With reference now to FIG. 4, schematically illustrated is another component of embodiments of exhaust system 400, reagent evaporation and flow control skid 600. In embodiments, the reagent (e.g., ammonia reagent) is vaporized using a dedicated stream of tempering air stream 506 shown in FIG. 3. To evaporate aqueous ammonia, tempering air stream 506 may be supplied to ammonia vaporizer 602 using connection 604 shown in FIG. 4. Tempering air stream 506 may be heated up externally or inside the vaporizer 602 utilizing electrical heater controlled by the heater control panel 606. Aqueous ammonia flow is controlled by valves 610. A controlled portion of aqueous ammonia is injected into the vaporizer 602 and exposed to hot air and evaporated. Evaporated ammonia reagent may be mixed with diluting air stream 504 (e.g., and tempering air stream 502) and injected into the exhaust system 400.

A simple cycle power plant system designed and operated in accordance with the embodiments of exhaust system 400 described herein increases the operating range of emissions control catalyst and in particular maximizes efficiency of the oxidation catalyst employed to reduce CO/unburned hydrocarbons/volatile organic carbons emissions and the reduction catalyst employed to reduce NOx emissions by the means of injecting designated streams of tempering air into exhaust gas ductwork. Embodiments of exhaust system 400 reduce capital and operating costs, reduce size of the simple cycle power plant exhaust systems and minimizes energy required to treat the exhaust gas (e.g., by reducing the pressure drop). Embodiments of exhaust system 400 also simplify arrangement of the ammonia flow control skid by eliminating blowers on ammonia flow control skids and utilizing tempering air as a dilution media for ammonia vapors. Embodiments of exhaust system 400 include mechanical equipment required for splitting tempering air flow into multiple streams which serve as combined cooling media for the exhaust flue gas and dilution gas for ammonia vapors including a control system which allows proper adjustment of tempering air stream flows. The operating temperature of the oxidation catalyst is maintained at the higher temperature then the operating temperature of the reduction catalyst.

With reference now to FIG. 5, shown is a flowchart illustrating an embodiment of an integrated exhaust gas cooling method 700. The method 700 may include receiving hot exhaust flue gas, block 702, transitioning hot exhaust flue gas into pre-oxidation section of exhaust system, block 704, optionally injecting tempering air stream, provided by tempering air blower, into hot exhaust flue gas to ensure exhaust flue gas temperature optimized for oxidation process, block 706, passing hot exhaust flue gas through oxidation catalyst, block 708, vaporizing reagent aqueous solution with tempering air stream provided by tempering air blower, block 710, diluting vaporized reagent with tempering air stream provided by tempering air blower, block 712, injecting reagent into post-oxidation section of exhaust system, block 714, injecting tempering air stream, provided by tempering air blower, into post-oxidation section of exhaust system downstream from oxidation catalyst to provide a cold temperature zone in which oxidized exhaust flue gas is cooled to a temperature optimized for reduction process, block 716, passing cooled, oxidized exhaust flue gas through reduction catalyst, block 718, emitting oxidized, reduced exhaust flue gas through stack, block 720. As discussed above, by operation of method 700, temperature range of exhaust flue gas temperature in which oxidation catalyst operates is greater than temperature range of exhaust flue gas temperature in which reduction catalyst operates. In other words, temperature of exhaust flue gas passing through reduction catalyst is less than temperature of exhaust flue gas passing through oxidation catalyst by virtue of injection 716 of tempering air stream into post-oxidation section of exhaust system.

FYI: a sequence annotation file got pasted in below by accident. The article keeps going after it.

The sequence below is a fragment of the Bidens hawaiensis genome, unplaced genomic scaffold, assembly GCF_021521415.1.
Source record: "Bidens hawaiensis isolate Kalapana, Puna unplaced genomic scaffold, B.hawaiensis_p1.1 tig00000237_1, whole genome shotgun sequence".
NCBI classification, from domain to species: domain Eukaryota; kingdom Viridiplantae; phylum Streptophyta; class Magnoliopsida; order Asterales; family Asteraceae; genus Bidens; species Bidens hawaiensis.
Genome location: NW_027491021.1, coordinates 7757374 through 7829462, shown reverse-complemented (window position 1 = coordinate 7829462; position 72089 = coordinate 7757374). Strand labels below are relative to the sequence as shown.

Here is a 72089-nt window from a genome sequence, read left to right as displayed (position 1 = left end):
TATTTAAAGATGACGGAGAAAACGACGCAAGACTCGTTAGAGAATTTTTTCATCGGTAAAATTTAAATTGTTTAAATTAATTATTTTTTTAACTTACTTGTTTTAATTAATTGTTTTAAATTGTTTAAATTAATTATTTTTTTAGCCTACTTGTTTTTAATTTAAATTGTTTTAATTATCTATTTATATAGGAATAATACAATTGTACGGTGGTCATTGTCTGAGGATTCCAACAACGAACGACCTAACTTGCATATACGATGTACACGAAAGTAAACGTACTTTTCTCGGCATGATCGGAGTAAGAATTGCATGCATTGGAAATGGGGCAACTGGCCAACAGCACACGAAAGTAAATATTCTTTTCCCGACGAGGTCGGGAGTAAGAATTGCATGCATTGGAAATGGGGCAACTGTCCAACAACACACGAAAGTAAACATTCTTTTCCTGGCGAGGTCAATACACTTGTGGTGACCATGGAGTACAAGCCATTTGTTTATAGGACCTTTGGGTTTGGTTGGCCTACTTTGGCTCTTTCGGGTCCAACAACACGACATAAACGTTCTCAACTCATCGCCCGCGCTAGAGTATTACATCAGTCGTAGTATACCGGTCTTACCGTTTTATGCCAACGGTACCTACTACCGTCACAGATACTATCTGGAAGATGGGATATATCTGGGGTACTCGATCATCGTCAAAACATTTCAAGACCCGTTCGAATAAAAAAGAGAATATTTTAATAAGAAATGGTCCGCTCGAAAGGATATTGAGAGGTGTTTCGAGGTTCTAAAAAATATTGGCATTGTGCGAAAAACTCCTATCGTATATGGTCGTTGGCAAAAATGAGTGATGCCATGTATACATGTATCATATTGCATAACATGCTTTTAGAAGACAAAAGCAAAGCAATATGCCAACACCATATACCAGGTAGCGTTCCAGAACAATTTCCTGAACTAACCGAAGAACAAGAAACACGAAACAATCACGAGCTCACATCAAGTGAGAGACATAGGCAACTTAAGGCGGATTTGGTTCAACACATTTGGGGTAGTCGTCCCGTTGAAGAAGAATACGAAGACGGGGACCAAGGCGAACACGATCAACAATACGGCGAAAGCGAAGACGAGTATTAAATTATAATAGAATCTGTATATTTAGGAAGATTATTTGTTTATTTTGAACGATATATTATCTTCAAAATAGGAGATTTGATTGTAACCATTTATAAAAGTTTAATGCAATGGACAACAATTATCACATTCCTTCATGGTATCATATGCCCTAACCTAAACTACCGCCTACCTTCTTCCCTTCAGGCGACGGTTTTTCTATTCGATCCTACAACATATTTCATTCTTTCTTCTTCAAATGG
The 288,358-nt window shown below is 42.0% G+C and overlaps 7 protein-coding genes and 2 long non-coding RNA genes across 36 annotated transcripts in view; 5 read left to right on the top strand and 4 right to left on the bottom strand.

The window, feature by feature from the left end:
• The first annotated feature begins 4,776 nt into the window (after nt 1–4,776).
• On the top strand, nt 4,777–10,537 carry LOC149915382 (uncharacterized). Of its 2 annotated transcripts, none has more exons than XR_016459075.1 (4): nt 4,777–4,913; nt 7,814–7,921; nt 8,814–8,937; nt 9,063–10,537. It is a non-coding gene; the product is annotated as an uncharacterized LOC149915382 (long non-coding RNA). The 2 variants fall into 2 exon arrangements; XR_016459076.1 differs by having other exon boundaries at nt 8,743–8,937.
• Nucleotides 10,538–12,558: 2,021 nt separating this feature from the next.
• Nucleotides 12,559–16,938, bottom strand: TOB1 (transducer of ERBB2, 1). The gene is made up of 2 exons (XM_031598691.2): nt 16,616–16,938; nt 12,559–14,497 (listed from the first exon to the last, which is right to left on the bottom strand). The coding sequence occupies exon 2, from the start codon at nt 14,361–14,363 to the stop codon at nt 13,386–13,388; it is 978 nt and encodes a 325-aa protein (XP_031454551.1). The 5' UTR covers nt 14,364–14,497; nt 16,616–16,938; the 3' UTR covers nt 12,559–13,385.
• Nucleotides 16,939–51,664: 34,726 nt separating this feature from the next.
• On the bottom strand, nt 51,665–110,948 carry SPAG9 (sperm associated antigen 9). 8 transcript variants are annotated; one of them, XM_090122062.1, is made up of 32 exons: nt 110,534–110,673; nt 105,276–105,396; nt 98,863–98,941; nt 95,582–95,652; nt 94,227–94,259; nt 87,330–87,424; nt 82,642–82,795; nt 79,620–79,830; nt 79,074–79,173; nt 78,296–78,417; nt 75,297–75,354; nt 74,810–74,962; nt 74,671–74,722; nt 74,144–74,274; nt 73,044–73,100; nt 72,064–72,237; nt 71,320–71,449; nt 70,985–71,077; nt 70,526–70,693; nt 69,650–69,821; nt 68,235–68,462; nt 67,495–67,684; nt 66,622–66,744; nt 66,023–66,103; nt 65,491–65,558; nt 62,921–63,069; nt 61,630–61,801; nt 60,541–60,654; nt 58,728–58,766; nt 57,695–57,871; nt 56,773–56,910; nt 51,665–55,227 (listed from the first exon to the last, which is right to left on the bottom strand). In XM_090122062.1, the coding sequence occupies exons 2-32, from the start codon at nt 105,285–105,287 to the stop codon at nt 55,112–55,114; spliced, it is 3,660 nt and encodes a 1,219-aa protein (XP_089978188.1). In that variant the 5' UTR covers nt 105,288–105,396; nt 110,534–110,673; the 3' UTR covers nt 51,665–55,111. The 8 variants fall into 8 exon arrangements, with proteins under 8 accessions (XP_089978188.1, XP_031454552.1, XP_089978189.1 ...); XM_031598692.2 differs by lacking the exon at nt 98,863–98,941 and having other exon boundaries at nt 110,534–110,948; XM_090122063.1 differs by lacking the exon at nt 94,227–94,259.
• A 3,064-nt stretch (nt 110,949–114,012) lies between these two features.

While various embodiments of the present invention have been described in detail, it is apparent that modifications and adaptations of those embodiments will occur to those skilled in the art. However, it is to be expressly understood that such modifications and adaptations are within the spirit and scope of the present invention.

Although the new arrangement of tempering air system and simple cycle power plant have been described in connection with the preferred arrangement of the simple cycle power plant and modifications to that arrangement, those of ordinary skill in the art will understand that many other modifications can be made thereto within the scope of the claims that follow. Accordingly, it is not intended that the scope of the invention in any way be limited by the above description, but instead be determined entirely by reference to the claims that follow.

The terms and descriptions used herein are set forth by way of illustration only and are not meant as limitations. Those skilled in the art will recognize that many variations are possible within the spirit and scope of the invention as defined in the following claims, and their equivalents, in which all terms are to be understood in their broadest possible sense unless otherwise indicated.

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Reference
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Classifications
U.S. Classification423/210, 422/169, 422/170, 423/247, 422/171, 422/177, 422/168, 423/239.1, 423/DIG.6, 422/207, 422/180
International ClassificationB01D53/74, B01D53/34
Cooperative ClassificationY10S423/06, B01D53/8631, B01D53/864, B01D53/869, B01D2258/0283, F02C7/18, F01D25/305, F02C3/20
European ClassificationF02C7/18, F02C3/20